Indiana Review is honored to be part of The Creative Process, an exhibition and international educational initiative traveling to leading universities. As part of the exhibition, portraits and interviews with writers and creative thinkers are being published across a network of university and international literary magazines. The Creative Process is including work by Indiana Review contributors in the projection elements of the traveling exhibition.
Posts By: Tessa Yang
For each day in April, we Tweeted a debut poetry collection that we love. Here’s the full list, with links where you can purchase the books. Read and enjoy!
1) Rummage by Ife-Chudeni Oputa (Little A, 2017)
“Her poems explore the eternal themes of the human condition—nature, origin, shame, identity, desire, mortality—with sensitivity and specificity. They illuminate and interrogate the ways that her characters inflict and experience pain, ultimately revealing how we must all face our shame in order to grow.”
2) I Know Your Kind by William Brewer (Milkweed Editions, 2017)
“Uncanny, heartbreaking, and often surreal, I Know Your Kind is an unforgettable elegy for the people and places that have been lost to opioids.”
We are thrilled to share that prize judge Samrat Upadhyay has selected Fierce Pretty Things by Tom Howard as the winner of the 2018 Blue Light Books Prize! We received a record number of submissions to this year’s prize and are honored to have read so many powerful story collections. Fierce Pretty Things will be published by Indiana University Press in 2018 as part of the Blue Light Books Series, which includes previous prize-winning collections What My Last Man Did by Andrea Lewis and Girl with Death Mask by Jenn Givhan.
Congratulations to Tom Howard, who has won the 2017 Fiction Prize for his short story “Fierce Pretty Things.” Thank you to all who submitted their work and made this year’s selection process so (delightfully) difficult. “Fierce Pretty Things” will appear next winter in IR 40.2.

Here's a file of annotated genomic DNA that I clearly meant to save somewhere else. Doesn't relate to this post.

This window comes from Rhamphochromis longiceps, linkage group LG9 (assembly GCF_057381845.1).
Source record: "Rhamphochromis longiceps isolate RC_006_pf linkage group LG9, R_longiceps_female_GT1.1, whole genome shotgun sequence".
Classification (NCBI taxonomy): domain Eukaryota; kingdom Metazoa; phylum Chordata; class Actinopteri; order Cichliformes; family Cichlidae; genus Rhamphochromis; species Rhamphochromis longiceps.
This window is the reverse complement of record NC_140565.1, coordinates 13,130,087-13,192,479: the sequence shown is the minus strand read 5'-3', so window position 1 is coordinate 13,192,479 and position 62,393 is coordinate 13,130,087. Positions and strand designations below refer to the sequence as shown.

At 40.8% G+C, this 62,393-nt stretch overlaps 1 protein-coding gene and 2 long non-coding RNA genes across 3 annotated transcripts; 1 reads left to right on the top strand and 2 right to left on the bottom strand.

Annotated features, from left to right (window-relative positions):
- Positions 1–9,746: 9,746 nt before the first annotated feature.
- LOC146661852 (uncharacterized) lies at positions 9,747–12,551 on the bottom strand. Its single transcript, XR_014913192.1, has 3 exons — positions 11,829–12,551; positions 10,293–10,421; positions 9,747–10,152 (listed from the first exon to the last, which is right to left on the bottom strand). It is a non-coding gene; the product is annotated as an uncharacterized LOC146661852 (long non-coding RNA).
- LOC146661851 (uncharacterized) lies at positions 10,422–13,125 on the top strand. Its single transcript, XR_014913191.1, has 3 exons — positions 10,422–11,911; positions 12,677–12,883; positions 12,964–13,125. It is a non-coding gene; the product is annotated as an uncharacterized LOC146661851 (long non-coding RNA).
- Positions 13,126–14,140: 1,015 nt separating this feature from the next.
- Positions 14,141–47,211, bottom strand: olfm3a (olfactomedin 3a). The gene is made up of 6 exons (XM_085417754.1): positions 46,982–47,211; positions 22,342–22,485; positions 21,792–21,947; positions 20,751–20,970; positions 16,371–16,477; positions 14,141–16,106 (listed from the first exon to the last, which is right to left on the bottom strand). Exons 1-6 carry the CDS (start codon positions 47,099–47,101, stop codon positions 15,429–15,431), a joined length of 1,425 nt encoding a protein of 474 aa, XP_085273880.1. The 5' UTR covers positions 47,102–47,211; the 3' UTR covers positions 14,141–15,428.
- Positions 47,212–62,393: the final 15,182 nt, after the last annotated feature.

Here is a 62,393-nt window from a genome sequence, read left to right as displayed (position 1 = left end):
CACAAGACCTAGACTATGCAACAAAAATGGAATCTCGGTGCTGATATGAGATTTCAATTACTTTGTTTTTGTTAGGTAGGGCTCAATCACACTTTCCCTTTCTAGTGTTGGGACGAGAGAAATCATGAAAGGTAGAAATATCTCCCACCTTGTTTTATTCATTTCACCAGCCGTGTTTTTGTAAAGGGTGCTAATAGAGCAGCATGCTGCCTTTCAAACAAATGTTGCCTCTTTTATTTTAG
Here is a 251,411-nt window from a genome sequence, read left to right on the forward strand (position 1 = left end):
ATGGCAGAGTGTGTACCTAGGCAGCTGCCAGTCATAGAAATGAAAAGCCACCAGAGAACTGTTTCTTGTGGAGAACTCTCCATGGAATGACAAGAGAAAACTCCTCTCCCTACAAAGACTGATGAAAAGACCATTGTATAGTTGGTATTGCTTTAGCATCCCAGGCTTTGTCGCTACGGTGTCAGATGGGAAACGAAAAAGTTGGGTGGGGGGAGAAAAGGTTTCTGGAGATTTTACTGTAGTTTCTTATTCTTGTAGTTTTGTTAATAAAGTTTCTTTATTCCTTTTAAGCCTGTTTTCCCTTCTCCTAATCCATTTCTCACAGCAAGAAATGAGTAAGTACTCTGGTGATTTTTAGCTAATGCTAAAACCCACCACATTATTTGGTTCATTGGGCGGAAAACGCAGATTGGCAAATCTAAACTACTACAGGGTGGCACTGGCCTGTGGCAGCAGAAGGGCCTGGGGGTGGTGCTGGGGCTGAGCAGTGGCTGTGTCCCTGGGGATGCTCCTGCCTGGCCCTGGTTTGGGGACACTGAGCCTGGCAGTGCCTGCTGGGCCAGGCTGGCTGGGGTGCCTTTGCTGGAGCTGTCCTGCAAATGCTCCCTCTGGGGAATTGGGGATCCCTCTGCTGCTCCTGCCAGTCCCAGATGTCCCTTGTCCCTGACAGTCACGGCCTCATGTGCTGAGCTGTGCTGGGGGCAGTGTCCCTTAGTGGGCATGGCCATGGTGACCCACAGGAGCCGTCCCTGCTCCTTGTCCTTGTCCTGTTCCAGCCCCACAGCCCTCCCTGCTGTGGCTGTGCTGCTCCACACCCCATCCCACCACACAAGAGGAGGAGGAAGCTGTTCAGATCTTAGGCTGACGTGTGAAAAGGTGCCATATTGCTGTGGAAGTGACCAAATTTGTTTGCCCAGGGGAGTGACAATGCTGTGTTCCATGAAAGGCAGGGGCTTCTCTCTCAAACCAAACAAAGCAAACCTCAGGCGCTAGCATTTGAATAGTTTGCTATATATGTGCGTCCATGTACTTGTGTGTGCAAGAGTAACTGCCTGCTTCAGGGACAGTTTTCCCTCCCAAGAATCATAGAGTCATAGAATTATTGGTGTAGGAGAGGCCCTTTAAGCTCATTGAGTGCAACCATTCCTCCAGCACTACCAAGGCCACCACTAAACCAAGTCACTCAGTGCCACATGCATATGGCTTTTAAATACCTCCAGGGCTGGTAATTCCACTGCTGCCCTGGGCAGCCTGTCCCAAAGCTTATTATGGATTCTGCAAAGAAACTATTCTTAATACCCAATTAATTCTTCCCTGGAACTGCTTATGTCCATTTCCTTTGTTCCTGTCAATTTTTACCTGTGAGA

2017 Fiction Prize Winner:
“Fierce Pretty Things” by Tom Howard
On the winning story, prize judge Caitlin Horrocks says: “Everyone around the narrator, Vardy, thinks they’ve got him figured out: he’s a bad apple, a loose cannon, a violent weirdo to be avoided in the school hallways. Vardy worries they may be right. His unforgettable, alternately hilarious and agonizing first-person narration, pulls the reader into his life and doesn’t let us out. When he starts wondering if there’s a way things could be different—if he could be different—he struggles to even guess what that might look like, let alone how to get there. Surrounded by enemies of his own making, and few allies, Vardy is a blazingly memorable character, his story one that will stick with me.”
The 2018 Blue Light Books Prize for a story collection is open until February 9! For this winter’s Twitter contest, we’re asking you to feature the prize’s namesake. In 280 characters or less, write a story that includes a blue light. Maybe it’s a set piece, maybe it’s the main character, maybe it’s the hinge on which the whole daring narrative turns. That’s up to you. Be sure to hashtag your story with #IRBlueLight. Entries are due by Friday, January 26.
- That morning the sun rose blue, dousing the town in an aquarium glow. While our parents watched the weather report and fretted, we embraced our new roles, and flopped on our bellies like beached fish. #IRBlueLight
- When I’m in new groups–for a job, a class, whatever–& that superpower question that always comes up comes up, I just stare at the light bulbs overhead, change them white to blue. At this rate, I’ll end up in a room with somebody who can change them back. #IRBlueLight